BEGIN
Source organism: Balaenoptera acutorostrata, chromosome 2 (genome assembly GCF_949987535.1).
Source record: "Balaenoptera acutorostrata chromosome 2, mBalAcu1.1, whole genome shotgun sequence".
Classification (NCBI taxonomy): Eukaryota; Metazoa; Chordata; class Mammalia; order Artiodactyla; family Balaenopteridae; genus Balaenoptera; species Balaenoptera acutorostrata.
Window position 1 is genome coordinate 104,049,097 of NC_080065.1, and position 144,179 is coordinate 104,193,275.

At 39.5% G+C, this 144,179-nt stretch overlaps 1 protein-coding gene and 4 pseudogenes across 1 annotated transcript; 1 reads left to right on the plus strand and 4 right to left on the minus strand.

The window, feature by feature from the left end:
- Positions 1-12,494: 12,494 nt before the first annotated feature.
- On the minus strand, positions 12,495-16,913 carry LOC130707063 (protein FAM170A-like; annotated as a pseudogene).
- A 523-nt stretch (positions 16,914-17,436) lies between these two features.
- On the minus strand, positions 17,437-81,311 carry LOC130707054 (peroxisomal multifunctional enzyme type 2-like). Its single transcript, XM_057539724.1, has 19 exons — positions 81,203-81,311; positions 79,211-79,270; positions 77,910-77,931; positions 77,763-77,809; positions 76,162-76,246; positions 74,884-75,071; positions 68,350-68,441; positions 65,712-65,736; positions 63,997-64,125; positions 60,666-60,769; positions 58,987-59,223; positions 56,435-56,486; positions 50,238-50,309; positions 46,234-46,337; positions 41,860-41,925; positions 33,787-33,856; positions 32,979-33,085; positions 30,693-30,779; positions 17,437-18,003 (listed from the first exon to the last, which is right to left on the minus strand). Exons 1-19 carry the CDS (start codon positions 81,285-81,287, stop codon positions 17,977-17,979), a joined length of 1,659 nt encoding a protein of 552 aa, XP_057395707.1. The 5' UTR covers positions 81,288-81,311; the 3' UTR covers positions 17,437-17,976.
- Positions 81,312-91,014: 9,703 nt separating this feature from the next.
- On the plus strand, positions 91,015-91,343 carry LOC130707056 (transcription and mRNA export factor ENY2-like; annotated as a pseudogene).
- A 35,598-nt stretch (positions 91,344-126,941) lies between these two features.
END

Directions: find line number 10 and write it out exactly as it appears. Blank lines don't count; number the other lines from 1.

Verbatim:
- On the minus strand, positions 17,437-81,311 carry LOC130707054 (peroxisomal multifunctional enzyme type 2-like). Its single transcript, XM_057539724.1, has 19 exons — positions 81,203-81,311; positions 79,211-79,270; positions 77,910-77,931; positions 77,763-77,809; positions 76,162-76,246; positions 74,884-75,071; positions 68,350-68,441; positions 65,712-65,736; positions 63,997-64,125; positions 60,666-60,769; positions 58,987-59,223; positions 56,435-56,486; positions 50,238-50,309; positions 46,234-46,337; positions 41,860-41,925; positions 33,787-33,856; positions 32,979-33,085; positions 30,693-30,779; positions 17,437-18,003 (listed from the first exon to the last, which is right to left on the minus strand). Exons 1-19 carry the CDS (start codon positions 81,285-81,287, stop codon positions 17,977-17,979), a joined length of 1,659 nt encoding a protein of 552 aa, XP_057395707.1. The 5' UTR covers positions 81,288-81,311; the 3' UTR covers positions 17,437-17,976.